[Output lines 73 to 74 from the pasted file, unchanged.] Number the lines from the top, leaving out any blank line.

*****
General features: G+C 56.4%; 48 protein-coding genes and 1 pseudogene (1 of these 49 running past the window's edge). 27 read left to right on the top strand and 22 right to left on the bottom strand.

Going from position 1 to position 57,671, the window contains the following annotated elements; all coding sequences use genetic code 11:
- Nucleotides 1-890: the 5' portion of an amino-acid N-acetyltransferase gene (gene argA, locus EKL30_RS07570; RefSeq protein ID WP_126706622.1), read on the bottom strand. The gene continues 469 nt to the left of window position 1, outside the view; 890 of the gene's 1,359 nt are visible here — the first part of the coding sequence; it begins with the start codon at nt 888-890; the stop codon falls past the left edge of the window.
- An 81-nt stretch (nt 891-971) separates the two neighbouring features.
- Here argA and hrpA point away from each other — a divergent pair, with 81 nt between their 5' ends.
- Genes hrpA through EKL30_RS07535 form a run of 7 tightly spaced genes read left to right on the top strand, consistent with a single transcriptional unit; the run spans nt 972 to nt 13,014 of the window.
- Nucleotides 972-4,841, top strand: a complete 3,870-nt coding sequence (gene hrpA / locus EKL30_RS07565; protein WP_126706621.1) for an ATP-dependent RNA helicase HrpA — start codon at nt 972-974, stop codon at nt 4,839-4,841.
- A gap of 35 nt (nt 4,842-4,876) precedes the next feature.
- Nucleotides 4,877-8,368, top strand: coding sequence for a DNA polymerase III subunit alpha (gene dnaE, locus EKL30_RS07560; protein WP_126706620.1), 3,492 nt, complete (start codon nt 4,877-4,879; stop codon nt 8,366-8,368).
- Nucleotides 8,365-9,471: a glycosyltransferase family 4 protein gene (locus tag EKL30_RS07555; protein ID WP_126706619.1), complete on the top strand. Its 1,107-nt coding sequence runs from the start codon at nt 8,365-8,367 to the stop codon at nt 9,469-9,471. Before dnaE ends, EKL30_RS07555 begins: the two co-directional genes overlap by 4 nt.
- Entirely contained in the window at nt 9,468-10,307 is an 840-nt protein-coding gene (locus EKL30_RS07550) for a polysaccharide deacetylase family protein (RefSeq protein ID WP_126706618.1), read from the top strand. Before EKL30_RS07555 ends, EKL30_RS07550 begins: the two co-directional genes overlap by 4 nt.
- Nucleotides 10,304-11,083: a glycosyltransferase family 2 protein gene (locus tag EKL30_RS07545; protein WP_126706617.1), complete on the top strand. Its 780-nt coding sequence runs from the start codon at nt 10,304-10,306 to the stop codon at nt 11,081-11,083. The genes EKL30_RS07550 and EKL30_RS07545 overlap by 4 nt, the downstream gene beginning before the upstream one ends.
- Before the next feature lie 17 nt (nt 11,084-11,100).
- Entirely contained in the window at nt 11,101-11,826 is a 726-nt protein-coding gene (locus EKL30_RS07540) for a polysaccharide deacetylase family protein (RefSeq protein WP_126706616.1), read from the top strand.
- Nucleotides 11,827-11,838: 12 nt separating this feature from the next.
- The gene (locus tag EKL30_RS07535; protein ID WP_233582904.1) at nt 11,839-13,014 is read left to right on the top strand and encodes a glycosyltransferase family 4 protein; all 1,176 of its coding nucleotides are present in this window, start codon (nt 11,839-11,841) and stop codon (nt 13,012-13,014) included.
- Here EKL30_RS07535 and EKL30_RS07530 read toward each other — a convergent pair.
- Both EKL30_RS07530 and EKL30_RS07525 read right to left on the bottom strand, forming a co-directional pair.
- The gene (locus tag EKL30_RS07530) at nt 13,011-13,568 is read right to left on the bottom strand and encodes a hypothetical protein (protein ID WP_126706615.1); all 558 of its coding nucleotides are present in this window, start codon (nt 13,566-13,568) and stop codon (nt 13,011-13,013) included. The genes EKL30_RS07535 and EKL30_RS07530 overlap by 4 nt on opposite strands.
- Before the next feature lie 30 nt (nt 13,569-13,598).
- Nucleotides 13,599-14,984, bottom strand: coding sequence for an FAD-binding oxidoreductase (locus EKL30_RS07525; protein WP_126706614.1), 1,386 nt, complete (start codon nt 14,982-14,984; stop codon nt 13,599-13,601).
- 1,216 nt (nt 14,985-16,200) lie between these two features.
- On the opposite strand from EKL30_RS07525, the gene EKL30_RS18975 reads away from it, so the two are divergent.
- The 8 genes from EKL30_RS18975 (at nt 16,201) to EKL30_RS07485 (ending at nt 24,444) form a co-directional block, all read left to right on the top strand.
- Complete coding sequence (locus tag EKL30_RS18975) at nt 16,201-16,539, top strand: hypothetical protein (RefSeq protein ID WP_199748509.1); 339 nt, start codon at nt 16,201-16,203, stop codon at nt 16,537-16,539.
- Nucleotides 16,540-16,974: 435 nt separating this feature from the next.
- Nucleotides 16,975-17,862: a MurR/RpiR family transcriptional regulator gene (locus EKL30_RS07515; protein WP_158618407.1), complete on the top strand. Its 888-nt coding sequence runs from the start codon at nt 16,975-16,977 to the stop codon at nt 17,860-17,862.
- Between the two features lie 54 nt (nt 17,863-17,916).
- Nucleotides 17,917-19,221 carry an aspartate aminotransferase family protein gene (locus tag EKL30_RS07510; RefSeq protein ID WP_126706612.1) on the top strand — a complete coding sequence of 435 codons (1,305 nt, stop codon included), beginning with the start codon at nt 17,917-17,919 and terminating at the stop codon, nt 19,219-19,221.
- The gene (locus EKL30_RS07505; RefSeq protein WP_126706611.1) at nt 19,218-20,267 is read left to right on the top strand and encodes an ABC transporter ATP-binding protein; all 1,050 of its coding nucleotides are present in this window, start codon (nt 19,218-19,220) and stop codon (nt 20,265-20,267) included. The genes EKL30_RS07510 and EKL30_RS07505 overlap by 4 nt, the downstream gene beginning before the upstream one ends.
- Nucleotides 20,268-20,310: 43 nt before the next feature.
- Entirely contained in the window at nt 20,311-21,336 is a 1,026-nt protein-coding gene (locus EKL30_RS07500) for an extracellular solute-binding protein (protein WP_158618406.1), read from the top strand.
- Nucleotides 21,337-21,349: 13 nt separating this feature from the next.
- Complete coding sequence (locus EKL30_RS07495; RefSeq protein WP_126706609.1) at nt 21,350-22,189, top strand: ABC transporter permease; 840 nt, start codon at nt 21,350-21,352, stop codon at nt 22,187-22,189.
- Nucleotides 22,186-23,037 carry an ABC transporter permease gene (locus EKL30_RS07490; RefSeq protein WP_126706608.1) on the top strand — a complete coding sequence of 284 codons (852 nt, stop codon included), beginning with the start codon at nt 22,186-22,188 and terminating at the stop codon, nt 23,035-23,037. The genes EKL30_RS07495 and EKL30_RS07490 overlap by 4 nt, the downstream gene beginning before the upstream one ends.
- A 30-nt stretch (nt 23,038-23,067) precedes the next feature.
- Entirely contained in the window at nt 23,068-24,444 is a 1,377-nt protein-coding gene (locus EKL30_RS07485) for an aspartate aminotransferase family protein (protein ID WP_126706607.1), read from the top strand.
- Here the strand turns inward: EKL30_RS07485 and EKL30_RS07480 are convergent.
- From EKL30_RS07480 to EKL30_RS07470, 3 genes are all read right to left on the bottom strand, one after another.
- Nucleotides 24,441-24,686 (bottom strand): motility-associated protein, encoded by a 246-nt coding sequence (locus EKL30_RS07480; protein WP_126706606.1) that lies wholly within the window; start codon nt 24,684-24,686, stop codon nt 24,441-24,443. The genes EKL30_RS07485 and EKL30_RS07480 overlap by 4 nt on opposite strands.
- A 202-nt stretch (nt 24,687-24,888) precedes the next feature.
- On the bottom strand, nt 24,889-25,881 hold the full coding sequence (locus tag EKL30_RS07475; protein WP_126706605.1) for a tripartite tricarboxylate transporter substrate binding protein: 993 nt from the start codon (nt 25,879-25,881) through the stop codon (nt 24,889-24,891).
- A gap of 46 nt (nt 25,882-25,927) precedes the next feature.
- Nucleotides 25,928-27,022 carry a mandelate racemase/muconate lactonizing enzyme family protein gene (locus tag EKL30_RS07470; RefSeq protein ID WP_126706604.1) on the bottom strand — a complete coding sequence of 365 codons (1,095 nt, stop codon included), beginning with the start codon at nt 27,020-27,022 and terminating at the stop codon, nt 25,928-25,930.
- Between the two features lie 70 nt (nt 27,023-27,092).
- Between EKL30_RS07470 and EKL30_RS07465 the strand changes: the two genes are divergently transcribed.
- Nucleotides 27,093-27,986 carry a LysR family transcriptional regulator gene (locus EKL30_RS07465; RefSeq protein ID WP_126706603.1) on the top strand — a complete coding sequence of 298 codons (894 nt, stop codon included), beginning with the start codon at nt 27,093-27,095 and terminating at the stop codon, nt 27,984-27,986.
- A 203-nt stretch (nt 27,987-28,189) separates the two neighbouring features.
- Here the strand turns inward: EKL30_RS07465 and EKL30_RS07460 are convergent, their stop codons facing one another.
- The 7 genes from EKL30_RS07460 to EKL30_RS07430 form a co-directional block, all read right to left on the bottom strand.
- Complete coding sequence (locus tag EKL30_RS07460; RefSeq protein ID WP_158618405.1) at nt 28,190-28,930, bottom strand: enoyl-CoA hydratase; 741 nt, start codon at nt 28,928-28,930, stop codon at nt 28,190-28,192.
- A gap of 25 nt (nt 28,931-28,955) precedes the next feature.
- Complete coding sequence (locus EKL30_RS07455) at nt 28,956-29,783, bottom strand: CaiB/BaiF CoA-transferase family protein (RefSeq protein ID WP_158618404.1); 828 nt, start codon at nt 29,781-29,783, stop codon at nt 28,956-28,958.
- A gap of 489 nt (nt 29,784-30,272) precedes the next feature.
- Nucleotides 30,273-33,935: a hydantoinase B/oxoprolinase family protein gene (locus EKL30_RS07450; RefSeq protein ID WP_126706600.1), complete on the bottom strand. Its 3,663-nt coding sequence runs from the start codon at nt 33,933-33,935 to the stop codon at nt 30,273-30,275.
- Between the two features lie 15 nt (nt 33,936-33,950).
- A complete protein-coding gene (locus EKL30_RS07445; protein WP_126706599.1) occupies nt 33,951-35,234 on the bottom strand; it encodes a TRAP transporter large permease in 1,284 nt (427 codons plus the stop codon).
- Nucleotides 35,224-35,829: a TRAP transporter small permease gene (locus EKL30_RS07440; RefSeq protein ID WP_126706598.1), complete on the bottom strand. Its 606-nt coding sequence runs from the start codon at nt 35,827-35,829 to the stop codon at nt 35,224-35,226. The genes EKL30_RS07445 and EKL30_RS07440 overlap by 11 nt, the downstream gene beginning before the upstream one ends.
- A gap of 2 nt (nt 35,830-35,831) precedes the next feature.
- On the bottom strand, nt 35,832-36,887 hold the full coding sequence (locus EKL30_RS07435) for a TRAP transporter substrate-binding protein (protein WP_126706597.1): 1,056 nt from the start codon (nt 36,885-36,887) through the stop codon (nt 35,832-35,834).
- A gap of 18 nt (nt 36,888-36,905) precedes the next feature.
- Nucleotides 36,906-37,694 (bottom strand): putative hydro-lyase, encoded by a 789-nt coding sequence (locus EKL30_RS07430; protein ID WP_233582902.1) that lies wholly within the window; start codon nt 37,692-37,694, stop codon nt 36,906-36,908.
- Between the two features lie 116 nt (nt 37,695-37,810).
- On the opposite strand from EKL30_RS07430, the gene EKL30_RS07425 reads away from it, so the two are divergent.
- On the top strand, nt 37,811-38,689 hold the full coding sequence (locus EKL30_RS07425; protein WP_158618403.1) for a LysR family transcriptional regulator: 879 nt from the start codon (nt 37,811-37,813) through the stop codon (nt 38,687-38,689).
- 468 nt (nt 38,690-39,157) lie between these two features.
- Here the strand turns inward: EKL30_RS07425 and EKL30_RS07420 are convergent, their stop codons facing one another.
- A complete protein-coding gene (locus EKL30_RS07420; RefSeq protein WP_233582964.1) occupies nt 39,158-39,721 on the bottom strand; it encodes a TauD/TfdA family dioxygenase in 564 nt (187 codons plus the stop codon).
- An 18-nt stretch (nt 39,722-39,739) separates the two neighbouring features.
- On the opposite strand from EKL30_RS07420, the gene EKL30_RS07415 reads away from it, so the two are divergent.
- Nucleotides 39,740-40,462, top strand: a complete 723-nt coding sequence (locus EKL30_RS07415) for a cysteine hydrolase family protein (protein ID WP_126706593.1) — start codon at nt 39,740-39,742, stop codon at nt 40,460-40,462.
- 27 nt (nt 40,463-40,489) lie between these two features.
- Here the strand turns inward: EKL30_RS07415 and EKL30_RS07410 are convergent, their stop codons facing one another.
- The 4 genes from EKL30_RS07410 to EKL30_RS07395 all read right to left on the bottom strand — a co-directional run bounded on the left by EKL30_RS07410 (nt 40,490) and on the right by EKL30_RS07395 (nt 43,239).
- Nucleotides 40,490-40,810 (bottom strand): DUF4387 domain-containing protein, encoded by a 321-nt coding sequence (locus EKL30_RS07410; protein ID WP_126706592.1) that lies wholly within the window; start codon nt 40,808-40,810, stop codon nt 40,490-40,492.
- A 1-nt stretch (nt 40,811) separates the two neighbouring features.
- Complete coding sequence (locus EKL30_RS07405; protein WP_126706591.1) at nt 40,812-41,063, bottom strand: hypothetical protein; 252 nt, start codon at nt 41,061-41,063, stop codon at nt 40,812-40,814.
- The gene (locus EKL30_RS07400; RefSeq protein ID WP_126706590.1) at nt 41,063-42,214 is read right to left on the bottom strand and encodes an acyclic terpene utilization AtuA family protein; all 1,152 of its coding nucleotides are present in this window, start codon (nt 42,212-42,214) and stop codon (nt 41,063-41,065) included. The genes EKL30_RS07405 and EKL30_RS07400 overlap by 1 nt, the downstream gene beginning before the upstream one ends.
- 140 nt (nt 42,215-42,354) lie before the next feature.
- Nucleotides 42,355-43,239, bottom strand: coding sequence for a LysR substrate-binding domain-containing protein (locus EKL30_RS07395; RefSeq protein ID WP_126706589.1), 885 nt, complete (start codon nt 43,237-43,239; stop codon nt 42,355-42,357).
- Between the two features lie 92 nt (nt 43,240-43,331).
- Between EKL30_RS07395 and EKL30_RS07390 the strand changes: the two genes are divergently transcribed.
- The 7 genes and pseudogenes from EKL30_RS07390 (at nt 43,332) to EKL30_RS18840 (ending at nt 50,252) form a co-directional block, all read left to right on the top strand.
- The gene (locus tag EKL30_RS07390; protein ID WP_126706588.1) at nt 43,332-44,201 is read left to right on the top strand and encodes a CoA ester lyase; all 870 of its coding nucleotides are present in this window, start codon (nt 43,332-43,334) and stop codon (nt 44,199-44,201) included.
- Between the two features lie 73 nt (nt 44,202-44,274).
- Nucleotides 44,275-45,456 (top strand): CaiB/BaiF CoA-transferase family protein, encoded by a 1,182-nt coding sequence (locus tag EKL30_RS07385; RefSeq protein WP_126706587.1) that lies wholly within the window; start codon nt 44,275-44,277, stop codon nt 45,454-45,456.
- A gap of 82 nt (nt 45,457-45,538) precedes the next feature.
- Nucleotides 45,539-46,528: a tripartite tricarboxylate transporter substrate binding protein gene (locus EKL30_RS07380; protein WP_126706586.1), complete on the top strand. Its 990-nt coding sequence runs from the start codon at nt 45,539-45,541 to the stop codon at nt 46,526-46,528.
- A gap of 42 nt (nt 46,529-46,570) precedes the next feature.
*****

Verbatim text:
- Here the strand turns inward: EKL30_RS07415 and EKL30_RS07410 are convergent, their stop codons facing one another.
- The 4 genes from EKL30_RS07410 to EKL30_RS07395 all read right to left on the bottom strand — a co-directional run bounded on the left by EKL30_RS07410 (nt 40,490) and on the right by EKL30_RS07395 (nt 43,239).